Dorothy Beatrice Langley (c.1898-?)

Dorothy Langley was a singer and actress.

Biography

Born Dorothy Beatrice Langley in Huddersfield, the daughter of Borough policeman William Albert Langley and his wife Nellie Hempsall (née Gillatt).

Her older sister Mildred was a gifted pianist who first performed at Huddersfield Town Hall aged 12. In subsequent performancess, Dorothy sometimes accompanied her and was said to have a strong contralto voice.

By 1911, Hilda Martha Garner (aged 7) and her father were lodging with the Langleys on Northgate, Almondbury. Hilda, who was described as a gifted young mimic and comic, also began performing with the sisters. In late June 1914, she performed at the King's Hall, Dover, accompanied by Dorothy and Hilda (who was introduced as being a younger sister).[1] Together, they billed themselves as "The Three Rubenstein Vladia" and played further dates in July.[2]

In December 1914, Mildred organised a benefit concert at Huddersfield Town Hall which included a 400-strong chorus of children and other young performers. Both Dorothy Dorothy and Hilda sang at the concert.[3]

Dorothy, Mildred and Hilda — the latter now nicknamed "Baby Langley" as she was the youngest of the three — were advertised in a notice placed in The Stage (28/Jan/1915) as the Langley Sisters Trio:

The Stage 28 January 1915.jpg

A Great Discovery

THREE OF THE MOST WONDERFUL SISTERS IN VAUDEVILLE.

MILDRED LANGLEY,
Age 14 years,
The Beethoven of to-day, both in likeness and gonitis, whose works have bean accepted by HER MAJESTY THE QUEEN, also by HER MAJESTY QUEEN ALEXANDRA.

BEATRICE LANGLEY,
Age 15 years,
The girl with the marvellous voice, who will sing her Sister Mildred’s works, AND

BABY LANGLEY,
Age 11 years,
Who will give her impressions of great Artists, and CONDUCT THE BAND to her Sister Mildred’s compositions.

First Class Offers only entertained.

All communications, Manager,
West End Reviews Productions Co.,
13, Hart Street, W.C.
'Phone: 2815 Gerrard.

Hilda's talent as a comic and mimic resulted in her starring in at least six short comic films as "Baby Langley" for Bamforth & Co. Ltd. between April and August 1915:

The Three Prodigies (1915-18)

London Palladium (May 1915)

In early May 1915, the Langley Sisters Trio performed at the London Palladium, where Hilda conducted the orchestra. Their popularity led to run being extended through to mid-June.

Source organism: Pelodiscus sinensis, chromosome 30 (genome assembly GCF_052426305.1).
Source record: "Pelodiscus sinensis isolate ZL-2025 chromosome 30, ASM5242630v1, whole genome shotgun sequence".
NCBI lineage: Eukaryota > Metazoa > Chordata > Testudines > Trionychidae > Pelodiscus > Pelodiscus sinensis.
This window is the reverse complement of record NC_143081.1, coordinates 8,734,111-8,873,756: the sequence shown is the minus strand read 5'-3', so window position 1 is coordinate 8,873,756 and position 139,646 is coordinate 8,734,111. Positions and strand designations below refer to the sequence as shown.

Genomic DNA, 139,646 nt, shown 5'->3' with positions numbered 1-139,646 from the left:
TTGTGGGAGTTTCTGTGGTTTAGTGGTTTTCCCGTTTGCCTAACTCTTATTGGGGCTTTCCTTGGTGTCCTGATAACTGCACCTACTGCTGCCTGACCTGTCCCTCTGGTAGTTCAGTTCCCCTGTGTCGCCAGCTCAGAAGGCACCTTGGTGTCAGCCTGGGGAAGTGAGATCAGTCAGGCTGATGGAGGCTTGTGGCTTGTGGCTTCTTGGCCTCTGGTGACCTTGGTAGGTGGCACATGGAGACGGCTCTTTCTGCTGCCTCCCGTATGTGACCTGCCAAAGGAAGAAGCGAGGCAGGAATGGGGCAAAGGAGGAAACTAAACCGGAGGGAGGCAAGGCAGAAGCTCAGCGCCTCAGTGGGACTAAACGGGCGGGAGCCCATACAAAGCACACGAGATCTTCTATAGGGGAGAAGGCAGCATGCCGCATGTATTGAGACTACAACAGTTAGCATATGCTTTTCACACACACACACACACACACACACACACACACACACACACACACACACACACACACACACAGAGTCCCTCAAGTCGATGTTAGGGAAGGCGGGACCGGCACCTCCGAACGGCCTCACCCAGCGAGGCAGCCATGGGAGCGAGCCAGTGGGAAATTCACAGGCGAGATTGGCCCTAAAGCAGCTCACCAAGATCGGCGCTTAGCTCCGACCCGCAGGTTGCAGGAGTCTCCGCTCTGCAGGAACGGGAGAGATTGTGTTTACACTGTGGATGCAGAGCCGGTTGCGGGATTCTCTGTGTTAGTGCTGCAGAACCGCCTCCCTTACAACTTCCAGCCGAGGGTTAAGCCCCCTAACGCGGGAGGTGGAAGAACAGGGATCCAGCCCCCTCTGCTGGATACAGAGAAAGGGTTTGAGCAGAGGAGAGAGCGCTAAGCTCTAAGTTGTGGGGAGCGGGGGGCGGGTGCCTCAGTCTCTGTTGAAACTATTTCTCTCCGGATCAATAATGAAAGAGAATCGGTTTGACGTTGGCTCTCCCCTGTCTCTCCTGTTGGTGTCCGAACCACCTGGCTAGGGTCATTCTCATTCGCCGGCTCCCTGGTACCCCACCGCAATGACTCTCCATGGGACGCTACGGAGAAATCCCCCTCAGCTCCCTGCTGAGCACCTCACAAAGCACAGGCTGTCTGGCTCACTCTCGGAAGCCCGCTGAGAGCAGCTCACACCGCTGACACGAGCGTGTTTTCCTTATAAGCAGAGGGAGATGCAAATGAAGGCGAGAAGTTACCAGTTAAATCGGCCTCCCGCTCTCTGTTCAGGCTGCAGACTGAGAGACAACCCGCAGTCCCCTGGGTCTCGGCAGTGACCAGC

Infant prodigies on the stage are fewer than they used to be, but occasionally we come across a new one. At the Palladium, Baby Langley, a very clever little mimic, and her two sisters, also quite young — one is an accomplished composer, and plays beautifully, and the other has a mellow contralto voice of surprising richness — are a welcome addition to the programme. Their "turn" is all too short.
Westminster Gazette (04/May/1915)

Following on from their success at the Palladium, the sisters toured as "The Three Prodigies" until December 1918 with dates including:

  • August 1915 — Burnley Palace & Hippodrome, Shepherd's Bush Empire, Southampton Palace Theatre, Leicester Palace Theatre
  • September 1915 — Folkestone Pleasure Gardens Theatre
  • October 1915 — London Coliseum
  • December 1915 — Middlesbrough Empire
  • February 1916 — Bristol Hippodrome
  • June 1916 — Hammersmith Palace
  • July 1916 — Dundee King's Theatre & Hippodrome, Kirkcaldy Theatre, London Palladium
  • August 1916 — York Empire, Woolwich Hippodrome, Croydon Empire, Penge Empire
  • September 1916 — Edinburgh Empire, Glasgow Empire, Aldershot Hippodrome
  • October 1916 — Birmingham Repertory Theatre, Birmingham Grand Theatre, Aberdeen Palace Theatre
  • November 1916 — London Coliseum, The Middlesex
  • December 1916 — Cardiff Empire, Shepherd's Bush Empire, Wood Green Empire
  • January 1917 — Hackney Empire, Bradford Alhambra, Clapham Grand
  • February 1917 — Holborn Empire, Kilburn Empire, Bristol Hippodrome
  • March 1917 — Manchester Hippodrome
  • April 1917 — Ilford Hippodrome
  • May 1917 — Rochdale Royal Hippodrome
  • August 1917 — Leeds Empire, Hammersmith Palace
  • September 1917 — Ardwick Empire, Manchester Palace, Leicester Palace
  • October 1917 — Newcastle Empire, Croydon Empire, Finsbury Park Empire
  • November 1917 — Hull Palace
  • February 1918 — Lewisham Hippodrome, Woolwich Hippodrome
  • March 1918 — Nottingham Empire, Chatham Empire, Cheswick Empire
  • April 1918 — Manchester Hippodrome, Bristol Hippodrome, Shepherd's Bush Empire
  • May 1918 — Lewisham Hippodrome, Glasgow Coliseum Theatre
  • June 1918 — Wigan Hippodrome, Clapham Grand Palace, Hampshire King's Theatre, Portsmouth King's Theatre
  • August 1918 — Mansfield Empire
  • September 1918 — Leicester Palace
  • October 1918 — Manchester Empire
  • November 1918 — Clapham Grand Palace, Shoreditch Olympia
  • December 1918 — Hammersmith Palace, Poplar Hippodrome, Willesden Hippodrome, Ilford Hippodrome

Later Life

Dorothy continued as a stage actress until at least the 1940s, often taking the role of principal boy in pantomime.[4]. One of her more notable roles was as Junetta in the original West End production of Stanley Lupino's "Love Lies" in 1929. Sadly, she didn't reprise the role in the 1932 film version of the play.

The last performance found during research was in "A Waltz Dream" at the Preston Royal Hippodrome in June 1946. According the the IMDB site, she may have had an uncredited role as "Lizzie" in the 1949 film The Last Days of Dolwyn, which starred Richard Burton and Edith Evans.

Gallery

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Notes and References

  1. The Era (01/Jul/1914).
  2. These dates were presumably cut short by the outbreak of war.
  3. "Benefit Concert" in Huddersfield Daily Examiner (07/Dec/1914).
  4. The Stage (30/Dec/1932) contains a two-page spread titled "Principal Boys and Girls", including a portrait of Dorothy.